Why should we expect people to be drawn to or stay in a church that teaches you are in danger of hell fire if you don’t agree with what they teach, and what they teach can’t be supported by the Bible? Almost every member of our churches has a computer at home and within a few clicks of a mouse they can tap into the wisdom of trusted theologians on any given subject and quickly decide if a teaching is Biblical or a myth.

We must devote ourselves to honest interpretation of the scriptures and lay aside the traditions of men if they are not valid. Each of us will do so at great risk but it is worth the effort. Christian discipleship is not for the thin skinned and faint of heart. If you set out to be loyal only to Christ and the word of God you will become the target of zealots whose security is not in Christ but rather in what they do, the system they have endorsed, and the religion they are committed to.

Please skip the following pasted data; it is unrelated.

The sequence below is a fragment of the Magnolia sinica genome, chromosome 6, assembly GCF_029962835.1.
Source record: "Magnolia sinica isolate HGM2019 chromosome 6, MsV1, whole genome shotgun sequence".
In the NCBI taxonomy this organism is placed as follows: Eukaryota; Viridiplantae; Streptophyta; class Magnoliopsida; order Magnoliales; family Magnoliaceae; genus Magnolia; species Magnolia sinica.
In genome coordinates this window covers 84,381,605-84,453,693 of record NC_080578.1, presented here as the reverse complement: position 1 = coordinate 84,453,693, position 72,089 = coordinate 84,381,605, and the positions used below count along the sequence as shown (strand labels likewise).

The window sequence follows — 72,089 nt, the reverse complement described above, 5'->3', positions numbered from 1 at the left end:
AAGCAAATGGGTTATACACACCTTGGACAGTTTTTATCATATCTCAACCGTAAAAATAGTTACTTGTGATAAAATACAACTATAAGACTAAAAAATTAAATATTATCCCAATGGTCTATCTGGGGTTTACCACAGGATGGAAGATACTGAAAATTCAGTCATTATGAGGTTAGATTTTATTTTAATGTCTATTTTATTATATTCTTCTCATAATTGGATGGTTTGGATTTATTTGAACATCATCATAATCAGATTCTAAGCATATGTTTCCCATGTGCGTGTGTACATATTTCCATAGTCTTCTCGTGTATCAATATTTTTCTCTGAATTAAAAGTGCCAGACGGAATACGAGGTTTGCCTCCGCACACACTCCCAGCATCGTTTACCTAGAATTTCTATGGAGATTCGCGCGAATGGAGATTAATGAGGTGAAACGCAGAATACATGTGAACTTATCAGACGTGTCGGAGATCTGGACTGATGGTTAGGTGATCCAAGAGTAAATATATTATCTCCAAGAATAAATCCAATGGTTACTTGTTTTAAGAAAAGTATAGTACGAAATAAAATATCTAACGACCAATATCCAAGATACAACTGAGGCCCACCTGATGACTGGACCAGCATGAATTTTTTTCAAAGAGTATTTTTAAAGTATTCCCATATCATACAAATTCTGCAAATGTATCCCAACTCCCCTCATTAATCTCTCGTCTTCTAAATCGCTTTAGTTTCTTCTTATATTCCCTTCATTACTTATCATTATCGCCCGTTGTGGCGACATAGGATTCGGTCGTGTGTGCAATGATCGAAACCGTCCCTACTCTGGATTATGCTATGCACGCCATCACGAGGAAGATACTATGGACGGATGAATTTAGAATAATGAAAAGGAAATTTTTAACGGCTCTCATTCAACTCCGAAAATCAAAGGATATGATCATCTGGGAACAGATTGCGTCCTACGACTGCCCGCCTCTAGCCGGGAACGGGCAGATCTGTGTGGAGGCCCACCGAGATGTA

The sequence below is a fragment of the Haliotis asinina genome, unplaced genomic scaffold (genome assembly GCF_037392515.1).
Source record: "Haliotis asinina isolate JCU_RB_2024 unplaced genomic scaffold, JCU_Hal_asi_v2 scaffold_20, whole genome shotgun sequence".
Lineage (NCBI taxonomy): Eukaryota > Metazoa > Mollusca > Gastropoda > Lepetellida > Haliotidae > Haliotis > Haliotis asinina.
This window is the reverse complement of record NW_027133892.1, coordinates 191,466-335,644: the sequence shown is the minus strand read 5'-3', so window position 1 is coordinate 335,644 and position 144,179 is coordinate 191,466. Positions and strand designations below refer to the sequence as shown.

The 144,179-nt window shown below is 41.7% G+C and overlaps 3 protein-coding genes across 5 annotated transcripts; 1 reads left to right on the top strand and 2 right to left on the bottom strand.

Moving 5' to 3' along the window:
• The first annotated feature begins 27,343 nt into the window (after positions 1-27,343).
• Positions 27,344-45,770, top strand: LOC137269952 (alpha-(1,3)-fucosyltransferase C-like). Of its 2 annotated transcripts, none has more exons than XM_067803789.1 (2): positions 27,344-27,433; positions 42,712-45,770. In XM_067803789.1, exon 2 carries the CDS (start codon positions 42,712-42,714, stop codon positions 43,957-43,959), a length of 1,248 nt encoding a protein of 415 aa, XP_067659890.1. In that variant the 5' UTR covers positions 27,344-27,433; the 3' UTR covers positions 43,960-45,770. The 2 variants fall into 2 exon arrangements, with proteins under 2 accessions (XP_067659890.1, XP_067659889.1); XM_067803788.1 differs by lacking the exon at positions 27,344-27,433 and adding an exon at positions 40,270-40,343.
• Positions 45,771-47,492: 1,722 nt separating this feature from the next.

To be what God wants us to be, without regard to the numbers or our critics, we must get back to the basics of the Christian faith. We must become a people of the Word whose lives have the flavor of an authentic, vibrant faith relationship with Jesus Christ. Every area of our lives should reflect our devotion to the Son of God and our unconditional surrender to His will. We must become known as people who love each other unconditionally, who hold each other accountable, who look out for the interests of others, and whose mission on earth is to make Christ known.

True disciples of Jesus are known by how they love. They are not known by how they worship, by what sign is over the door where they worship, or by what their church history is.They are known by loving each other and by loving even their enemies and by so doing loving God.

We must stop pretending we have it all right and everyone else is wrong. We must stop being church centered and become Christ centered. It is high time the Restoration Movement churches are restored to the faith of our fathers without all the trappings of man made religion. It is a life or death matter.